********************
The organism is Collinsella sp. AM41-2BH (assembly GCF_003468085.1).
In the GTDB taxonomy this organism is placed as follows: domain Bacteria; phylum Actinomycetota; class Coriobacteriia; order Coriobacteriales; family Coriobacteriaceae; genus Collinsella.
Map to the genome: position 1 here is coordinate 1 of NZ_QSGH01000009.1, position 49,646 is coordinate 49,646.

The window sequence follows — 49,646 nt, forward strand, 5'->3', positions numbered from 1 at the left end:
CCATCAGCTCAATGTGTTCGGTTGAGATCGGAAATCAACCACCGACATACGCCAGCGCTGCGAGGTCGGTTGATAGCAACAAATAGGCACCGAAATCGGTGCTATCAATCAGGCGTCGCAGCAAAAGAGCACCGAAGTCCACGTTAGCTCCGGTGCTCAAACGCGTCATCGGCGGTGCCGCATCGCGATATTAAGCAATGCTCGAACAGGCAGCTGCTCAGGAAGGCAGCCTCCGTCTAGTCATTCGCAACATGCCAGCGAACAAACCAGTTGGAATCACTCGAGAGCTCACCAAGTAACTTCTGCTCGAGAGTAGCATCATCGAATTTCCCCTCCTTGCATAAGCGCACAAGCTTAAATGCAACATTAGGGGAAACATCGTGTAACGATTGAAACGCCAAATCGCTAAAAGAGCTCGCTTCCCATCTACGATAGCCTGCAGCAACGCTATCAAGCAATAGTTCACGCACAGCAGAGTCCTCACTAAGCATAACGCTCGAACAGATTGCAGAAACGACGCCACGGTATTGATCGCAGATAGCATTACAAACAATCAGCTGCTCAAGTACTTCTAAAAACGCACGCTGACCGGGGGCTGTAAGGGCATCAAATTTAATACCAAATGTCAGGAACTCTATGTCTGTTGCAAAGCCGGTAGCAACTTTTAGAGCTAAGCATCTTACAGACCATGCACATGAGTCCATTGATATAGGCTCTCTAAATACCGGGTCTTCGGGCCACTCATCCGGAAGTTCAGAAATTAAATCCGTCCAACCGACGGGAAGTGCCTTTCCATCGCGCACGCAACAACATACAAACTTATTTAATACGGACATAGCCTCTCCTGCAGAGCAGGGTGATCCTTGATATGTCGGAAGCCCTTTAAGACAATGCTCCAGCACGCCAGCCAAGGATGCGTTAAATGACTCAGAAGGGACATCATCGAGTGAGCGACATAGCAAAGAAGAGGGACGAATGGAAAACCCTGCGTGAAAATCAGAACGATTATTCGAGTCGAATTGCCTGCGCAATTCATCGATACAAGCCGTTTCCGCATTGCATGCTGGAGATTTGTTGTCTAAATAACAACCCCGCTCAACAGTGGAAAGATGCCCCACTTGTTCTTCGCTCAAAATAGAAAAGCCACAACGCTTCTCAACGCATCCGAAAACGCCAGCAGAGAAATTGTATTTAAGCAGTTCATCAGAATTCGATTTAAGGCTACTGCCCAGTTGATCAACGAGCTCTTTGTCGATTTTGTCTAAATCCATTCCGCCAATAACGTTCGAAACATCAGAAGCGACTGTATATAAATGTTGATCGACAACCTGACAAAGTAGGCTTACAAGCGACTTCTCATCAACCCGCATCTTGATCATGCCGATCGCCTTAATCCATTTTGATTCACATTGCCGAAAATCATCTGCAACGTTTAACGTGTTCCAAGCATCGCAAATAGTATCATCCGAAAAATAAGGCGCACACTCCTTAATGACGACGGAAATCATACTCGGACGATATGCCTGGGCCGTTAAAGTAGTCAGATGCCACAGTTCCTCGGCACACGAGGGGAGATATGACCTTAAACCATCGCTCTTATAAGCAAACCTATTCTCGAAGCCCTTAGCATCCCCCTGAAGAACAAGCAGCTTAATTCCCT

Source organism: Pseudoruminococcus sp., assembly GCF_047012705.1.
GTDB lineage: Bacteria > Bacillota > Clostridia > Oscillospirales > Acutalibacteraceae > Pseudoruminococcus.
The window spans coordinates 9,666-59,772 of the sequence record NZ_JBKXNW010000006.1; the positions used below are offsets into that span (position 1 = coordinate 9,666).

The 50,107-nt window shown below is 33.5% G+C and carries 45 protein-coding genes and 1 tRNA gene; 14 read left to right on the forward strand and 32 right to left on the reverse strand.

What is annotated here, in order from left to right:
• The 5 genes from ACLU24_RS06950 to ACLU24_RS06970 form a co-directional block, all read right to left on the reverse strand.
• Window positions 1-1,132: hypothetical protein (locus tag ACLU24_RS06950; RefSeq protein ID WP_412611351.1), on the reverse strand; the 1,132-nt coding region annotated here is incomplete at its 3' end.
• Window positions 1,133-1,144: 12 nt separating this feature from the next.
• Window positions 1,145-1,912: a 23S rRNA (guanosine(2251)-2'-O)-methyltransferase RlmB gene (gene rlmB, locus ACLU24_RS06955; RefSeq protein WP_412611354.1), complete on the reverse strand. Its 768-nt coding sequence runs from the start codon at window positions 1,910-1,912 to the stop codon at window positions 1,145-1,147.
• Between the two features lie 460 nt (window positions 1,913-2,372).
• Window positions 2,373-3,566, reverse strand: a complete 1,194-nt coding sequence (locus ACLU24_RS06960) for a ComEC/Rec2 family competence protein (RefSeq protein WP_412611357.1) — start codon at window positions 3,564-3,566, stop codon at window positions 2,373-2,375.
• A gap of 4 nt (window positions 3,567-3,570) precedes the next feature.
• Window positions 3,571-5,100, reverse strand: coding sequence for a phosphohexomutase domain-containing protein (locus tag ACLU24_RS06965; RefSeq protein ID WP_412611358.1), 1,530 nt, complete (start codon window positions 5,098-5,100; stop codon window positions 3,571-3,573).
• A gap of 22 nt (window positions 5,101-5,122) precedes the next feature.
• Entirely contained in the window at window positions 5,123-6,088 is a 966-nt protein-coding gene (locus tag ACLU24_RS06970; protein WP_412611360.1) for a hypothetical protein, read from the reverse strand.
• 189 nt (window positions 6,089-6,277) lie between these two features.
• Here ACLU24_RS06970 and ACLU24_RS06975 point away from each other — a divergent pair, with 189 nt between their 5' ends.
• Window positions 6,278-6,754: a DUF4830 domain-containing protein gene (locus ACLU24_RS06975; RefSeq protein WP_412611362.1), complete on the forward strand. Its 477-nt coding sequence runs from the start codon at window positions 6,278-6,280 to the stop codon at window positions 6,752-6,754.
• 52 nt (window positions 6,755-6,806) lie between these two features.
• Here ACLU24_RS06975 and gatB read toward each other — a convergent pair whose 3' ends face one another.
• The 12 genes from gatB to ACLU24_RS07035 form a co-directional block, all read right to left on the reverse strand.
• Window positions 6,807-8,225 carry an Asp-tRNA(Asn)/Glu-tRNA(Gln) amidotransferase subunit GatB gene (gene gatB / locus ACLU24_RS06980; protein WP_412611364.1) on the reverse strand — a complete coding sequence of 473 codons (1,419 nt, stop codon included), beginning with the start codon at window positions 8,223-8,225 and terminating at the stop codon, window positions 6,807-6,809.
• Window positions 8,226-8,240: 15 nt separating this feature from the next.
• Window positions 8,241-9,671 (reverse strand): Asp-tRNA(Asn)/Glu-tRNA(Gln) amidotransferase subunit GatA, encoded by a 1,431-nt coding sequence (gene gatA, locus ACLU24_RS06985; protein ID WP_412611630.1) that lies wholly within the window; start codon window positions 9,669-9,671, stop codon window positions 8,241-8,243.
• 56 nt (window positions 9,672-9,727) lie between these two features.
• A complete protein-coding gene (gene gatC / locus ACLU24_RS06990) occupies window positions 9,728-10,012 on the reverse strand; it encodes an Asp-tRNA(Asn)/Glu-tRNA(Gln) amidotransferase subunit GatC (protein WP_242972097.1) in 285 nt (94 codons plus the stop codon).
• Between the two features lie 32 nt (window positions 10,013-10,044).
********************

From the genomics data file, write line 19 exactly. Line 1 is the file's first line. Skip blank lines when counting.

• A gap of 22 nt (window positions 5,101-5,122) precedes the next feature.